San José, Calif.- November 28, 2011- Dr. David López, president of The National Hispanic University (NHU), served as part of the panel “Minority Serving Institution Leaders” at a student policy seminar held by the Association for the Study of Higher Education in Charlotte, N.C., on Nov. 17. López discussed his experiences at NHU, where the majority of students are Hispanic.
According to López, many students at NHU do not follow a traditional path to higher education. “We have students from all walks of life who may have families or other home responsibilities and that means we must be understanding of their situations while also providing them with a challenging environment so that these students graduate and succeed in their professional lives,” he said.
López noted that NHU provides a nurturing and challenging multicultural learning experience through a Familia™ approach that emphasizes mutual assistance among faculty members, students and community partners in a personal, culturally aware and bilingual environment. The university is also actively involved in college preparation programs to encourage higher rates of college enrollment among Hispanic students. The university’s Child Development and Teacher Education programs aim at meeting the need for trained professionals to better prepare Hispanic and other underrepresented students for college.
The “Minority Serving Institution Leaders” panel comes as the success of Hispanic students has become a national concern. The White House Initiative on Educational Excellence for Hispanics and the U.S. Department of Education have released the report, “Winning the Future: Improving Education for the Latino Community,” which notes that college access for Hispanic students in the United States—who make up 22% of all public school students in pre-kindergarten through high school—is critical to ensuring the country remains competitive in the world economy.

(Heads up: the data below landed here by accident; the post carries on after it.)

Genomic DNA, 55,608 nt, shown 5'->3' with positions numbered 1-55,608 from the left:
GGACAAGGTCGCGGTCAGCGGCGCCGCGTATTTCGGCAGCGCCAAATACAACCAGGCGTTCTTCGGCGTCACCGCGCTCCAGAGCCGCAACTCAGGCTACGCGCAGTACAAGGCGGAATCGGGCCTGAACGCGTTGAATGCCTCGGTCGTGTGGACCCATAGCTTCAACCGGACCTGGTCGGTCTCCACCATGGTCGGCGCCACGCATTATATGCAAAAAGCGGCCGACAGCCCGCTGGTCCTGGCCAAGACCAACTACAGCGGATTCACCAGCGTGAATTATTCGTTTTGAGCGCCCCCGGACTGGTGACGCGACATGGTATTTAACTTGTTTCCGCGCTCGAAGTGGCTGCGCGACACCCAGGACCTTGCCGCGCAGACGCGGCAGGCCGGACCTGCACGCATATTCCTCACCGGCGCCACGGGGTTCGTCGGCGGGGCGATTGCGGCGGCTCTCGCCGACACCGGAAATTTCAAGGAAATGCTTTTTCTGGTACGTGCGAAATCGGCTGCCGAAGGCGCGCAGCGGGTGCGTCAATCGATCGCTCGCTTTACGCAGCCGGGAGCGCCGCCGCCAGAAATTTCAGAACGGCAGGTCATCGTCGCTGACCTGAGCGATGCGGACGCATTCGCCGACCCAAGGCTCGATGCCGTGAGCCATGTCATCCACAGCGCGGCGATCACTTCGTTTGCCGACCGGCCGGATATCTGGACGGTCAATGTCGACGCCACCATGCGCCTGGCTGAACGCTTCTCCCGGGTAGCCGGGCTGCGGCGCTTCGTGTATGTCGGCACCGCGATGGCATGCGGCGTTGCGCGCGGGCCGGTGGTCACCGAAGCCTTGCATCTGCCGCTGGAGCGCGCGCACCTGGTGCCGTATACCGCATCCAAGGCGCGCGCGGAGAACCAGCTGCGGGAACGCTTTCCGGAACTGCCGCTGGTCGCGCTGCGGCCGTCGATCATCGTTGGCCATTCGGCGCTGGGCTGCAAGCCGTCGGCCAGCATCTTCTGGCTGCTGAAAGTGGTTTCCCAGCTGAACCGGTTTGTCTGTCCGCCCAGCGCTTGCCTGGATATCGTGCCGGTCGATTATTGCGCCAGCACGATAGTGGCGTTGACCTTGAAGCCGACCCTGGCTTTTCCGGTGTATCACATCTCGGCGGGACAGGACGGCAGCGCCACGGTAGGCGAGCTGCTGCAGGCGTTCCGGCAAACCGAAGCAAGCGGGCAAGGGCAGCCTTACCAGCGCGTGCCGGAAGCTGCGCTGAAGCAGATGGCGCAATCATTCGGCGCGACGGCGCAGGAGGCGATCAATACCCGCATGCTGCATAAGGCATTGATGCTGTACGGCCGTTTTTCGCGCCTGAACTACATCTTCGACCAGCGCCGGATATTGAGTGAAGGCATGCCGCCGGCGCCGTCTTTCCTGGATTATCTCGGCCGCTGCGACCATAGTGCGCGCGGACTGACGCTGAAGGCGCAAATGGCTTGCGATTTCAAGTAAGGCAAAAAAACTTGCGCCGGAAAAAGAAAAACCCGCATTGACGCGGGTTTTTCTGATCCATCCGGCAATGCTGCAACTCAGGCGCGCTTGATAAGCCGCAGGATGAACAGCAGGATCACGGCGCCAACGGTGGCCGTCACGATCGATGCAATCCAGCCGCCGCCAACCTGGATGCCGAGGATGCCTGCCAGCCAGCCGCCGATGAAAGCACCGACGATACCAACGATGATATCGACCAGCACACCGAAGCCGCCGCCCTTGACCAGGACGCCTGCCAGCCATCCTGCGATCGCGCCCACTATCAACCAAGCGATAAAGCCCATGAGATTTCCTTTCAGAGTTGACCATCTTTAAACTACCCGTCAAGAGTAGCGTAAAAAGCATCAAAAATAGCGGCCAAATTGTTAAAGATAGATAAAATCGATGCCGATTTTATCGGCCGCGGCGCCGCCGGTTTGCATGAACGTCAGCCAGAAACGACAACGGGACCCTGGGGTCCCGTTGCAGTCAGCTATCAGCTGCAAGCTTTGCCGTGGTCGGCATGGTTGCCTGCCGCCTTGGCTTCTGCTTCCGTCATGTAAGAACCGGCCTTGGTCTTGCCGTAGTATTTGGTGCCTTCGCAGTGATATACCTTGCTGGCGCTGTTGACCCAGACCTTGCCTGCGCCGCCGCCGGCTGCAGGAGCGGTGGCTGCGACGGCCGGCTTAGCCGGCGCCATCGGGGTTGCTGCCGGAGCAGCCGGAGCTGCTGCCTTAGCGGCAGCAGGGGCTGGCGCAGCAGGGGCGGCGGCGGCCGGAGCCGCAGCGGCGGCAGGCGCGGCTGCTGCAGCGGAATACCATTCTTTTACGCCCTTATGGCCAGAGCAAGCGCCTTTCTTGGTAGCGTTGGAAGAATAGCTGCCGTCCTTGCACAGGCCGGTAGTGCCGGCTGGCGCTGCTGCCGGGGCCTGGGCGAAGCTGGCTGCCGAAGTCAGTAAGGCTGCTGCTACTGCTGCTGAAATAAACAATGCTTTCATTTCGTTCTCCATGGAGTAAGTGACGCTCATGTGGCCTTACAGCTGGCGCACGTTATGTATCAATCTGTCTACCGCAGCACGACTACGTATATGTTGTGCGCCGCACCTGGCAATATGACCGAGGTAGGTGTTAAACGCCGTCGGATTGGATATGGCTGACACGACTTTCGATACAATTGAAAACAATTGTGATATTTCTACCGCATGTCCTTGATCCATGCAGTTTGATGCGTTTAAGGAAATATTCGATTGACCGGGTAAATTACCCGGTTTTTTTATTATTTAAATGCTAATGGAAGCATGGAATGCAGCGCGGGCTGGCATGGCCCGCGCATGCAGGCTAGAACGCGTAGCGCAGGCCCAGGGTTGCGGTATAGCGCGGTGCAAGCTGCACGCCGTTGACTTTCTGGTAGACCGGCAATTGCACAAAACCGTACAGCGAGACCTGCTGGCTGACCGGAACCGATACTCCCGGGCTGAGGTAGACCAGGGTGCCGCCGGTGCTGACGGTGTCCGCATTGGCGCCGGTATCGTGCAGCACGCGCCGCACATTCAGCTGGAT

López received his Doctorate in Education from New Mexico State University. After three years of teaching in the College of Education at New Mexico State University, he continued his career at California State University-Fresno, where he became a tenured faculty member in the School of Education and Human Development. In 2004, he received the Distinguished Alumnus Award from New Mexico State University, and in 2005 he was named the Hispanic-Net Educator of the Year. He has served on the California State Board of Education, and in 2007 he was named Most Influential Latino Educator in the Silicon Valley